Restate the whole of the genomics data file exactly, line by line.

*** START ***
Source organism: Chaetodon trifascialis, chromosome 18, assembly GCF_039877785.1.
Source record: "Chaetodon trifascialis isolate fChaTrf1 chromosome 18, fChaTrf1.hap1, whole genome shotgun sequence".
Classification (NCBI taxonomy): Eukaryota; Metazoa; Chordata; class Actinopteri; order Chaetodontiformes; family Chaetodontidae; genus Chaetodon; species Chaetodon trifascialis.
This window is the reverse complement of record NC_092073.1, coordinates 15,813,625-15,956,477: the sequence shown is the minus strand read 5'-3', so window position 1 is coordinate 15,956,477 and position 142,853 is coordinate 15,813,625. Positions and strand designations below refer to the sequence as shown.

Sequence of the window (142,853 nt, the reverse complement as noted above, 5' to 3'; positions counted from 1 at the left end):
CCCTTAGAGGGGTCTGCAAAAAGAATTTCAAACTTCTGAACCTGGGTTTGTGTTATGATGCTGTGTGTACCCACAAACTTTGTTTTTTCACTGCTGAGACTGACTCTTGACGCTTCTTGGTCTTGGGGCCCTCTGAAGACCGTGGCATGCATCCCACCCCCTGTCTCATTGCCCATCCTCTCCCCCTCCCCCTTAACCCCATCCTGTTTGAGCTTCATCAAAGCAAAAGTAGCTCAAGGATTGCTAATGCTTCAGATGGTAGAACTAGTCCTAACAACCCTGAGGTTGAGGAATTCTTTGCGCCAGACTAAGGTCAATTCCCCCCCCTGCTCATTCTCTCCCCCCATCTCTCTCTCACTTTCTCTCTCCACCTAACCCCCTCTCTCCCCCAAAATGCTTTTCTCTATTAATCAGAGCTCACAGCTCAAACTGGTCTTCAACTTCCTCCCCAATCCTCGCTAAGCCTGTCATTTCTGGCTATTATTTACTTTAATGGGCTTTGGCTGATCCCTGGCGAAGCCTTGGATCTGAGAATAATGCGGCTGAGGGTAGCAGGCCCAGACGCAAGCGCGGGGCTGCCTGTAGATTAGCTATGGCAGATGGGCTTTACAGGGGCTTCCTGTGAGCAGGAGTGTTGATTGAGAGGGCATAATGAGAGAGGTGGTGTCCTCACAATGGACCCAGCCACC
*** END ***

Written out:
Source organism: Chaetodon trifascialis, chromosome 18, assembly GCF_039877785.1.
Source record: "Chaetodon trifascialis isolate fChaTrf1 chromosome 18, fChaTrf1.hap1, whole genome shotgun sequence".
Classification (NCBI taxonomy): Eukaryota; Metazoa; Chordata; class Actinopteri; order Chaetodontiformes; family Chaetodontidae; genus Chaetodon; species Chaetodon trifascialis.
This window is the reverse complement of record NC_092073.1, coordinates 15,813,625-15,956,477: the sequence shown is the minus strand read 5'-3', so window position 1 is coordinate 15,956,477 and position 142,853 is coordinate 15,813,625. Positions and strand designations below refer to the sequence as shown.

Sequence of the window (142,853 nt, the reverse complement as noted above, 5' to 3'; positions counted from 1 at the left end):
CCCTTAGAGGGGTCTGCAAAAAGAATTTCAAACTTCTGAACCTGGGTTTGTGTTATGATGCTGTGTGTACCCACAAACTTTGTTTTTTCACTGCTGAGACTGACTCTTGACGCTTCTTGGTCTTGGGGCCCTCTGAAGACCGTGGCATGCATCCCACCCCCTGTCTCATTGCCCATCCTCTCCCCCTCCCCCTTAACCCCATCCTGTTTGAGCTTCATCAAAGCAAAAGTAGCTCAAGGATTGCTAATGCTTCAGATGGTAGAACTAGTCCTAACAACCCTGAGGTTGAGGAATTCTTTGCGCCAGACTAAGGTCAATTCCCCCCCCTGCTCATTCTCTCCCCCCATCTCTCTCTCACTTTCTCTCTCCACCTAACCCCCTCTCTCCCCCAAAATGCTTTTCTCTATTAATCAGAGCTCACAGCTCAAACTGGTCTTCAACTTCCTCCCCAATCCTCGCTAAGCCTGTCATTTCTGGCTATTATTTACTTTAATGGGCTTTGGCTGATCCCTGGCGAAGCCTTGGATCTGAGAATAATGCGGCTGAGGGTAGCAGGCCCAGACGCAAGCGCGGGGCTGCCTGTAGATTAGCTATGGCAGATGGGCTTTACAGGGGCTTCCTGTGAGCAGGAGTGTTGATTGAGAGGGCATAATGAGAGAGGTGGTGTCCTCACAATGGACCCAGCCACC